George has been in a mental hospital for three years and is finally ready to go out into the real world again. Eddie Dash, a dedicated con man, is supposed to keep him out of trouble, but ... See full summary »
Joe Braxton is an ex-con who has been given a second chance to freedom after violating his probation. He has been hired by a school teacher named Vivian Perry to repair and drive an old ... See full summary »
Angel Ramirez Jr.
Completely innocent man, Michael Jordon, is drawn into a web of government secrets when a girl carrying a mysterious package gets into a taxi with him. When she's later murdered, Michael becomes the chief suspect and goes on the run.
Con man Kevin Lennihan, framed in a jewel smuggling, tries for an insanity plea, and is sent to a hospital for review, where he is confused for a doctor and takes over the hospital when a major storm hits.
Skip and Harry are framed for a bank robbery and end up in a western prison. The two eastern boys are having difficulty adjusting to the new life until the warden finds that Skip has a natural talent for riding broncos with the inter-prison rodeo coming up.Written by
John Vogel <firstname.lastname@example.org>
Blade changes position before/after the bull chases Harry. He is standing next to the gate before the bull is released, but in front of the number 3 on the next gate after the bull is released. See more »
Who needs Hollywood? I hear they're really nuts out there.
Give me a town like old New York, With lots of trees and clean fresh air, I need a place where love is everywhere, They say I'm Crazy, just a little bit out of whack...
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A piece of music in the scene where Skip and Harry make their getaway and notice Len and Meredith coming towards them was heard on the theatrical and video version, but not the 1999 DVD. It's restored on the Blu-Ray by Image Entertainment. See more »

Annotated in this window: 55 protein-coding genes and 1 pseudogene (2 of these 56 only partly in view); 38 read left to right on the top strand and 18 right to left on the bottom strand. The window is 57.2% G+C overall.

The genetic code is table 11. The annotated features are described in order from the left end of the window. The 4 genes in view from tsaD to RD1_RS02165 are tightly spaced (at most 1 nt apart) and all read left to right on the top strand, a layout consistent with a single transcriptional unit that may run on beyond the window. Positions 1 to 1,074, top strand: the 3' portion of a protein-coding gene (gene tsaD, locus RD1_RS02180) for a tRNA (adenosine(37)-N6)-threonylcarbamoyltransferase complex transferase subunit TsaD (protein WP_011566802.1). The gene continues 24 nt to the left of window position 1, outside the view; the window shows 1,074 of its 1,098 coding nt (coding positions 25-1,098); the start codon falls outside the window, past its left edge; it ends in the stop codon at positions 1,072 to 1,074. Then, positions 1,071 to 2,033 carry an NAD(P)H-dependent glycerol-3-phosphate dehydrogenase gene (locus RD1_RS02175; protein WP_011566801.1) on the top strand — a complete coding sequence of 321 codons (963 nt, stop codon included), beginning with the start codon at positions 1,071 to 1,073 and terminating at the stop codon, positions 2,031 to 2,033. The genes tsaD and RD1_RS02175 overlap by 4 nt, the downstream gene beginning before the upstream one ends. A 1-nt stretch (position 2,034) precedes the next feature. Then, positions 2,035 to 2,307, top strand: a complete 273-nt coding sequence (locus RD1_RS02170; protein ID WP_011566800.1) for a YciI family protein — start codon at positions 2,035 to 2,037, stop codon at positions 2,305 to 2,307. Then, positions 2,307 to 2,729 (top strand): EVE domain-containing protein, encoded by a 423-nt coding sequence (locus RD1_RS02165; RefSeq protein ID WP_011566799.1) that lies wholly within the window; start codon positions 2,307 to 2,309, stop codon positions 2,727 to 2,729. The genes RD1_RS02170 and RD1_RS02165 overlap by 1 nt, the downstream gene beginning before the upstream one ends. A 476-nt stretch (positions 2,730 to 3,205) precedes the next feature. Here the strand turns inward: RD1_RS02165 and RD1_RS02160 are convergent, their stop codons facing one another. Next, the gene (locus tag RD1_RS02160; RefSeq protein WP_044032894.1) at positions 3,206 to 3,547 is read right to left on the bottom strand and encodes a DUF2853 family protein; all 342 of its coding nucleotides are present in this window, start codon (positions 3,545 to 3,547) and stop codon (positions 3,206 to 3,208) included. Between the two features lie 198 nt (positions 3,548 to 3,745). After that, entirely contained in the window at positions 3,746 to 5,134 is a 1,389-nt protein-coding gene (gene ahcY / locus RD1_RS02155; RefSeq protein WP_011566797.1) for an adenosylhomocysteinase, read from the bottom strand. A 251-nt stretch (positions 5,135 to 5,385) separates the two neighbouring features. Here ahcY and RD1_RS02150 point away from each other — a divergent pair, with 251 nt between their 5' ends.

A hundred and twenty five years... Oh God, Oh God... Ill be a hundred and sixty one when I get out.
Stir Crazy is directed by Sidney Poitier and written by Bruce Jay Friedman. It stars Gene Wilder, Richard Pryor, Miguel Angel Suarez, Georg Stanford Brown, JoBeth Williams and Erland Van Lidth. Plot has Pryor and Wilder as two care free New York buddies who after getting fired from their jobs decide to make their way to Hollywood in search of better fortunes. However, after taking up a gig as promotional woodpeckers for a bank's advertisement drive, they find themselves framed for robbing the bank and sentenced to 125 years each in prison ..
The second pairing of Wilder and Pryor proves to be the best of their output on film. With their chemistry skin tight, film is full of laughs until a big slow down for the last third when the inevitable attempt at a prison break out occurs. Poitier's direction isn't up to anything other than correctly letting his two lead stars strut their stuff. But along with writer Friedman, he has to be accountable for letting the comedy dry up as the film chooses tension over humour which undoubtedly doesn't sit at all right. Still, the first hour is a joy ride, particularly once the guys land in prison, here the comedy reaches its peak and the contrast of the two characters played by Wilder and Pryor really mines the set-up for all is worth. Wilder is oblivious to the hazards of prison life, Pryor is street savvy and fully aware of the perils around every brick walled corner.
Naturally there's a hope on the horizon, which here comes in the form of Rodeo skills, this too brings the laughs, as does the number of prison characters that join in the plot. Notably Van Lidth's monstrous, and monstrously funny, Grossberger. Yes it's a roll call of prison stereotypes, from the top where the morally dubious Warden (Barry Corbin) sits, down to the cons where gays, bullies and gate happy loonies reside. With that, some of it now seems twee and badly out of date. So much so it's a film that is unlikely to garner a new and appreciative audience. However, those who were enamoured and found themselves laughing heartily with it back in the early 80s, should find that like myself, it holds up real well. Kind of like an old friend you call on when you need a pick me up. Hardly a superior comedy classic, then, but a film that rewards its fans on each subsequent revisit. 7/10
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